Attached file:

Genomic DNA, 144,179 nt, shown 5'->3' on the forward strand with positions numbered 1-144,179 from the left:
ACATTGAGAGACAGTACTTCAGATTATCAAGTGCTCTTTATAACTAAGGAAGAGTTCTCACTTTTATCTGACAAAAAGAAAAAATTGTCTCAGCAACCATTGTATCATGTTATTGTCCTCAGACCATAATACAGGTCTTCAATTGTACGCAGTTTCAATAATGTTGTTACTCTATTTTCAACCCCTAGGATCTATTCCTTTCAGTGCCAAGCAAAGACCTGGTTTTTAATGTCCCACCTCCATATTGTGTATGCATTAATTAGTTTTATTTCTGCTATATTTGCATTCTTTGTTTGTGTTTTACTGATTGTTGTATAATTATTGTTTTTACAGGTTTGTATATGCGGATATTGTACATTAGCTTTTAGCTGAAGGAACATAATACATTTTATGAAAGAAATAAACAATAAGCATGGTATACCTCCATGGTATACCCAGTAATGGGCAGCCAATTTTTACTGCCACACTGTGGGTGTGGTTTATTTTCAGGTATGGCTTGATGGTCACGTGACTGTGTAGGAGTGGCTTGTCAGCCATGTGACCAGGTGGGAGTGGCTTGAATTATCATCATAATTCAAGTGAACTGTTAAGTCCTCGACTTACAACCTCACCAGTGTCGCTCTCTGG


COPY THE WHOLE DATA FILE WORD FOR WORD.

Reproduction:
Genomic DNA, 144,179 nt, shown 5'->3' on the forward strand with positions numbered 1-144,179 from the left:
ACATTGAGAGACAGTACTTCAGATTATCAAGTGCTCTTTATAACTAAGGAAGAGTTCTCACTTTTATCTGACAAAAAGAAAAAATTGTCTCAGCAACCATTGTATCATGTTATTGTCCTCAGACCATAATACAGGTCTTCAATTGTACGCAGTTTCAATAATGTTGTTACTCTATTTTCAACCCCTAGGATCTATTCCTTTCAGTGCCAAGCAAAGACCTGGTTTTTAATGTCCCACCTCCATATTGTGTATGCATTAATTAGTTTTATTTCTGCTATATTTGCATTCTTTGTTTGTGTTTTACTGATTGTTGTATAATTATTGTTTTTACAGGTTTGTATATGCGGATATTGTACATTAGCTTTTAGCTGAAGGAACATAATACATTTTATGAAAGAAATAAACAATAAGCATGGTATACCTCCATGGTATACCCAGTAATGGGCAGCCAATTTTTACTGCCACACTGTGGGTGTGGTTTATTTTCAGGTATGGCTTGATGGTCACGTGACTGTGTAGGAGTGGCTTGTCAGCCATGTGACCAGGTGGGAGTGGCTTGAATTATCATCATAATTCAAGTGAACTGTTAAGTCCTCGACTTACAACCTCACCAGTGTCGCTCTCTGG